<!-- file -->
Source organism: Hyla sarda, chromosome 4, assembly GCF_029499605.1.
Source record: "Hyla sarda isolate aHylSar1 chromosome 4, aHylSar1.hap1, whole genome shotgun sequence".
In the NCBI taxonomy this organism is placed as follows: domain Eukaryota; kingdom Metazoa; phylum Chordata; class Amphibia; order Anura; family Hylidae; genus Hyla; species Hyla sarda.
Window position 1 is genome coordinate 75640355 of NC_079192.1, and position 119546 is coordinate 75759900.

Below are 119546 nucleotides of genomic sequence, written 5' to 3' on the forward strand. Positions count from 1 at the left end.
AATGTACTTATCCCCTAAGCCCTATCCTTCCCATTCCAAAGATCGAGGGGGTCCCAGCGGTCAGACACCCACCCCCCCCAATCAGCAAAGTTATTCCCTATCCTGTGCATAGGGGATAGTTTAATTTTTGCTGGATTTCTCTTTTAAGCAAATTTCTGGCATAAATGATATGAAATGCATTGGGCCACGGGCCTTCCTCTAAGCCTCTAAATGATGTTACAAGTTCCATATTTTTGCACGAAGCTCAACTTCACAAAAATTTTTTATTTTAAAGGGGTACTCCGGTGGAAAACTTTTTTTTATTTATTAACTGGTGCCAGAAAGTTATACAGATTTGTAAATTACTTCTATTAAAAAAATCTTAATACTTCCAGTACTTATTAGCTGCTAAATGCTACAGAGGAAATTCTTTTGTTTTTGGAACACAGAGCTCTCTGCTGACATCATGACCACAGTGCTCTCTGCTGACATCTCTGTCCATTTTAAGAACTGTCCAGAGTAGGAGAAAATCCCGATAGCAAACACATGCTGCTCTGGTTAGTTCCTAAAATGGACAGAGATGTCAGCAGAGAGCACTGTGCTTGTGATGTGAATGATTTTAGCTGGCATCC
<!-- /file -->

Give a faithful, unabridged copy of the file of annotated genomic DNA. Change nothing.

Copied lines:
Source organism: Hyla sarda, chromosome 4, assembly GCF_029499605.1.
Source record: "Hyla sarda isolate aHylSar1 chromosome 4, aHylSar1.hap1, whole genome shotgun sequence".
In the NCBI taxonomy this organism is placed as follows: domain Eukaryota; kingdom Metazoa; phylum Chordata; class Amphibia; order Anura; family Hylidae; genus Hyla; species Hyla sarda.
Window position 1 is genome coordinate 75640355 of NC_079192.1, and position 119546 is coordinate 75759900.

Below are 119546 nucleotides of genomic sequence, written 5' to 3' on the forward strand. Positions count from 1 at the left end.
AATGTACTTATCCCCTAAGCCCTATCCTTCCCATTCCAAAGATCGAGGGGGTCCCAGCGGTCAGACACCCACCCCCCCCAATCAGCAAAGTTATTCCCTATCCTGTGCATAGGGGATAGTTTAATTTTTGCTGGATTTCTCTTTTAAGCAAATTTCTGGCATAAATGATATGAAATGCATTGGGCCACGGGCCTTCCTCTAAGCCTCTAAATGATGTTACAAGTTCCATATTTTTGCACGAAGCTCAACTTCACAAAAATTTTTTATTTTAAAGGGGTACTCCGGTGGAAAACTTTTTTTTATTTATTAACTGGTGCCAGAAAGTTATACAGATTTGTAAATTACTTCTATTAAAAAAATCTTAATACTTCCAGTACTTATTAGCTGCTAAATGCTACAGAGGAAATTCTTTTGTTTTTGGAACACAGAGCTCTCTGCTGACATCATGACCACAGTGCTCTCTGCTGACATCTCTGTCCATTTTAAGAACTGTCCAGAGTAGGAGAAAATCCCGATAGCAAACACATGCTGCTCTGGTTAGTTCCTAAAATGGACAGAGATGTCAGCAGAGAGCACTGTGCTTGTGATGTGAATGATTTTAGCTGGCATCC